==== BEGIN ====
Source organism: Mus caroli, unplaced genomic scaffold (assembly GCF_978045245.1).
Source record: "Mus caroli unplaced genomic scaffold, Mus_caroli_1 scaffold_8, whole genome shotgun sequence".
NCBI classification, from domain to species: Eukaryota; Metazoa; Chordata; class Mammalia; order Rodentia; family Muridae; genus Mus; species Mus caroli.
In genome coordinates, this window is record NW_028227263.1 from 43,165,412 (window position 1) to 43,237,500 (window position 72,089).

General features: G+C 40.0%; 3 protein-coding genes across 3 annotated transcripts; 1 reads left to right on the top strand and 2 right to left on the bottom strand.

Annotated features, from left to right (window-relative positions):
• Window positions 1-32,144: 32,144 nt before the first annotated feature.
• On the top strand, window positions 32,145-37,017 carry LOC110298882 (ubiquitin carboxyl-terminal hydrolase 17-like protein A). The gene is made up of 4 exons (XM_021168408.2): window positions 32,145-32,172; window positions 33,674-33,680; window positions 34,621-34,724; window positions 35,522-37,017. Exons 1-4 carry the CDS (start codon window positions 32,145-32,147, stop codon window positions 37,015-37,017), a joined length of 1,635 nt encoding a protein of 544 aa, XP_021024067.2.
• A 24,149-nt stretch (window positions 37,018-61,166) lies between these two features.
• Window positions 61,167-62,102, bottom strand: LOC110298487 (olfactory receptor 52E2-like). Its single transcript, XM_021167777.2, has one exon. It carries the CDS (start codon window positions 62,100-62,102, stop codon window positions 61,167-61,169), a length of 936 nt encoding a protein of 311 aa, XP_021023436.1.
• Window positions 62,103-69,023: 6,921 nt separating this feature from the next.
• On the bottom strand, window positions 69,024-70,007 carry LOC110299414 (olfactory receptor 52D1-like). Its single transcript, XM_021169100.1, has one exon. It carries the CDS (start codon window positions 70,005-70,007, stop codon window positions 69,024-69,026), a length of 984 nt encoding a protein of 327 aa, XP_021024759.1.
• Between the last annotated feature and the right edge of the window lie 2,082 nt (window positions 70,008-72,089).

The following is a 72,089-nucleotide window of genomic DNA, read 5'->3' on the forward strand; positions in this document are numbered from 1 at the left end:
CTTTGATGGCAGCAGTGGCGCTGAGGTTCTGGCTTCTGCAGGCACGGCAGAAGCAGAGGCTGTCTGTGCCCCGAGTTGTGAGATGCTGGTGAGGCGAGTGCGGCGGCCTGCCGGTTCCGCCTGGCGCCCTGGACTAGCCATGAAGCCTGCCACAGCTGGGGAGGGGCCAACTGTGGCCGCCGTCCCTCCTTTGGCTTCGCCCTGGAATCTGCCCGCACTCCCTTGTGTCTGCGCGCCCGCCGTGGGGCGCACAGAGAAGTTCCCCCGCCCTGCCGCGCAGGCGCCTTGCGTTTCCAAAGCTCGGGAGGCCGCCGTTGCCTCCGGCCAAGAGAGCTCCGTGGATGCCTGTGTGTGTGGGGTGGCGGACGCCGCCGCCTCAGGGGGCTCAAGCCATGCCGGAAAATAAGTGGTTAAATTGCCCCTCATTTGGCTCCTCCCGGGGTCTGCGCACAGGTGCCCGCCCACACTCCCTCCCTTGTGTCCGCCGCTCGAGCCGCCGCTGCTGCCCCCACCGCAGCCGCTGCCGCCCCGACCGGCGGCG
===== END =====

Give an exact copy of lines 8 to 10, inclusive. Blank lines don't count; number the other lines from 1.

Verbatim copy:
• On the top strand, window positions 32,145-37,017 carry LOC110298882 (ubiquitin carboxyl-terminal hydrolase 17-like protein A). The gene is made up of 4 exons (XM_021168408.2): window positions 32,145-32,172; window positions 33,674-33,680; window positions 34,621-34,724; window positions 35,522-37,017. Exons 1-4 carry the CDS (start codon window positions 32,145-32,147, stop codon window positions 37,015-37,017), a joined length of 1,635 nt encoding a protein of 544 aa, XP_021024067.2.
• A 24,149-nt stretch (window positions 37,018-61,166) lies between these two features.
• Window positions 61,167-62,102, bottom strand: LOC110298487 (olfactory receptor 52E2-like). Its single transcript, XM_021167777.2, has one exon. It carries the CDS (start codon window positions 62,100-62,102, stop codon window positions 61,167-61,169), a length of 936 nt encoding a protein of 311 aa, XP_021023436.1.